Hastings & St. Leonards on-line community newspaper

Town Centre Flooding – Illustration by Jude Montague

Sewers, streams and floods – in conversation with John Bownas

The recent Hastings floods have led to some deep questions about what exactly is going on under the streets of the town… and why storm water doesn’t seem to want to stay where it is put. Jude Montague wants to know more about what we can expect, and talked to John Bownas, manager of Love Hastings (the town’s Business Improvement District).

Many people are asking if the £50m storm tunnel intended to stop flooding of the town centre is ‘fit for purpose’, and many more are loudly saying, ‘Told you so’ because of the town’s flooding history. John has taken up the challenge of trying to unpick myth from reality and get a full understanding of the hydrology of the town’s sewers and streams.

I asked him the big question first – isn’t it inevitable that Hastings will keep flooding?

“The short answer to that is an emphatic NO,” John told us. “Nothing is inevitable, and we already have a lot of the solutions either already in place or within our reach.

“The floods the town has seen over the years have come from a variety of sources. A long time ago we had the sea breach the road and leave roads underwater, we’ve had sewers full to bursting point and beyond, and of course more recently we’ve had stream water turn into full-blown rivers that have swamped the area.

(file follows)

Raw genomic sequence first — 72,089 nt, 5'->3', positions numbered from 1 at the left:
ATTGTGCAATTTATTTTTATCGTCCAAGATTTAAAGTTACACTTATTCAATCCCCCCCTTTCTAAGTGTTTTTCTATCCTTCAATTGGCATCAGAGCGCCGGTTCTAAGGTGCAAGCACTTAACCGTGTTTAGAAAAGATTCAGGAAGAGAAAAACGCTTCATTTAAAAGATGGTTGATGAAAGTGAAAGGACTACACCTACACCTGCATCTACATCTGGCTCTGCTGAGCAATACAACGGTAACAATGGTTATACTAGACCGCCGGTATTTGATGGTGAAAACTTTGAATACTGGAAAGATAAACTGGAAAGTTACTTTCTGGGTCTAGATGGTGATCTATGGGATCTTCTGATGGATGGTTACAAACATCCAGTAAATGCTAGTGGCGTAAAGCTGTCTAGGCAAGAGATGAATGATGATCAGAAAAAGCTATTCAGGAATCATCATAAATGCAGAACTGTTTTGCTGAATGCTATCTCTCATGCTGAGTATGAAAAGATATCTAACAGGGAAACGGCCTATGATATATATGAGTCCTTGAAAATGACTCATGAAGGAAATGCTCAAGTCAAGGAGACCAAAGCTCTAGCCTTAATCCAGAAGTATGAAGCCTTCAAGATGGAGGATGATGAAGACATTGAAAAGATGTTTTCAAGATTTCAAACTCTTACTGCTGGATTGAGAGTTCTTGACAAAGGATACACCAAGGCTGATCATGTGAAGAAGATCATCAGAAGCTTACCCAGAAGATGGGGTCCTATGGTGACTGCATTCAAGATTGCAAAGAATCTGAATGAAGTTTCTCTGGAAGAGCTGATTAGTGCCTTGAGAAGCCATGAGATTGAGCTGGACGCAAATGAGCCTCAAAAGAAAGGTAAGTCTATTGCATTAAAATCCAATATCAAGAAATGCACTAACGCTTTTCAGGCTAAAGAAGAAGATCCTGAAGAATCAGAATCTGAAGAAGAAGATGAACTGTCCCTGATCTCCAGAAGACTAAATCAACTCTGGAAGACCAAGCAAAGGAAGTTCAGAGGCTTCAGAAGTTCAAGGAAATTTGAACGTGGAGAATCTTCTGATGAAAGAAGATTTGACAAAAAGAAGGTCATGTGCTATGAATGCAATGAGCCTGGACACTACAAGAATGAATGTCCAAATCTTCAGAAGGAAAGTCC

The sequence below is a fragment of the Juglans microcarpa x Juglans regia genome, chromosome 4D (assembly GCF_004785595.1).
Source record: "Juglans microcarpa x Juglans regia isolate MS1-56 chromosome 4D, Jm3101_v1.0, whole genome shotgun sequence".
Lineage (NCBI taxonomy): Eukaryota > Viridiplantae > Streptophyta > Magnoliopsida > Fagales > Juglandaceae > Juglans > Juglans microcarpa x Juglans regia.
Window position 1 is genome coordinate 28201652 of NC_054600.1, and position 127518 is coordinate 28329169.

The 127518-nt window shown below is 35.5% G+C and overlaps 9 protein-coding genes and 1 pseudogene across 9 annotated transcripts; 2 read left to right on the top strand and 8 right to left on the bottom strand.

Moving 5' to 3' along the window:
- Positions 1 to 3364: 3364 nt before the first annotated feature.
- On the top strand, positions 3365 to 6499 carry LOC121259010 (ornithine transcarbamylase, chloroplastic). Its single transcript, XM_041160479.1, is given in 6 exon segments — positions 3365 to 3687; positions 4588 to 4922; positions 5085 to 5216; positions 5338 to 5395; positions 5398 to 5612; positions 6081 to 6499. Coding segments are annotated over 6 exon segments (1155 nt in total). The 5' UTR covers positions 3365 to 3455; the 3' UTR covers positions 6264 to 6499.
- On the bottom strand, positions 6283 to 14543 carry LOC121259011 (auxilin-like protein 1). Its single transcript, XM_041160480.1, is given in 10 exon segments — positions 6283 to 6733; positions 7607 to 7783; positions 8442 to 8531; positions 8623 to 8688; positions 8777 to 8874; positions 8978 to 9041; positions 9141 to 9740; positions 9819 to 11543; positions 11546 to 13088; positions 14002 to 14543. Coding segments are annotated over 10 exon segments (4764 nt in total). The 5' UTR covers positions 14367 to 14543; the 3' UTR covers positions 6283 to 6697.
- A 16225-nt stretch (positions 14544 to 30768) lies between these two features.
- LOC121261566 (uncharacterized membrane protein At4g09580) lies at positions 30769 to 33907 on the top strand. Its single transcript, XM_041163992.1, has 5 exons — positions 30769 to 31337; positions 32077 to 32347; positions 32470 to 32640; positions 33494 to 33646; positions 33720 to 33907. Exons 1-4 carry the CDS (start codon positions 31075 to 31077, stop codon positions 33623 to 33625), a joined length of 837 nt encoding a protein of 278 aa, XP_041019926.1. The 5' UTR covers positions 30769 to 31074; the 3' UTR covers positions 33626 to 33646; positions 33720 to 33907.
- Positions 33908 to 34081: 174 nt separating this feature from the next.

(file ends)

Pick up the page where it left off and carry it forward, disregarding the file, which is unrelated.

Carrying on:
“But despite alarms about rising sea levels it’s been a long time since the sea caught us out, and from the point of view of the town centre it’s actually been a long time since we saw significant flooding prior to 2023.

“More to the point, since Priory Meadow and the storm tunnel were built in the late 1990s, there have only been a few other flooding incidents – two of which were attributed to human error, and another to equipment failure. Broadly speaking, Hastings is getting to grips with flooding… I’m satisfied in saying that without the tunnel we’d have seen many more floods over the past 20 years.”

John Bownas talks to South East Today about the floods.

Why then, did Hastings get hit so hard by two floods in the space of 10 months this year?

Warning signs

“Well,” said John, “the warning signs about this went back a few years to 2017 when the beach outflow from the culverted stream outflow pipe leading from Alexandra Park broke and got buried under shingle.

“After this happened, during a few fairly heavy downpours, we saw localised flooding in South Terrace with water coming up through cracks in the road surface – something that hadn’t been seen much in the past…although it wasn’t unheard of.

“This raised everyone’s attention levels, and I wasn’t alone in asking both Southern Water and ESCC what was happening and who was responsible.

“Unfortunately, the response to these incidents wasn’t a quick fix to the outflow pipe, but rather the installation of a new manhole near M&S to allow for inspection and cleaning of that section of the culvert – which, by the way, was built for HBC by Sidney Little in 1937.”

Why do you say unfortunately?

“As I say, we were witnessing warning signs, and looking back it’s a bit like one of those old disaster movies where everyone ignores the earth tremors that turn into a full-blown earthquake. What we saw on at least one occasion was the M&S manhole cover pushed up by the water below – but back then the problem was contained in South Terrace itself, and nobody foresaw what might happen if the rain levels really increased.

“So what happened in January was a massive escalation of this problem, because the huge rainfall intensity we experienced back then saw so much water come through from the culvert manhole that it rapidly flooded the service yard of Priory Meadow and flowed right through into the town.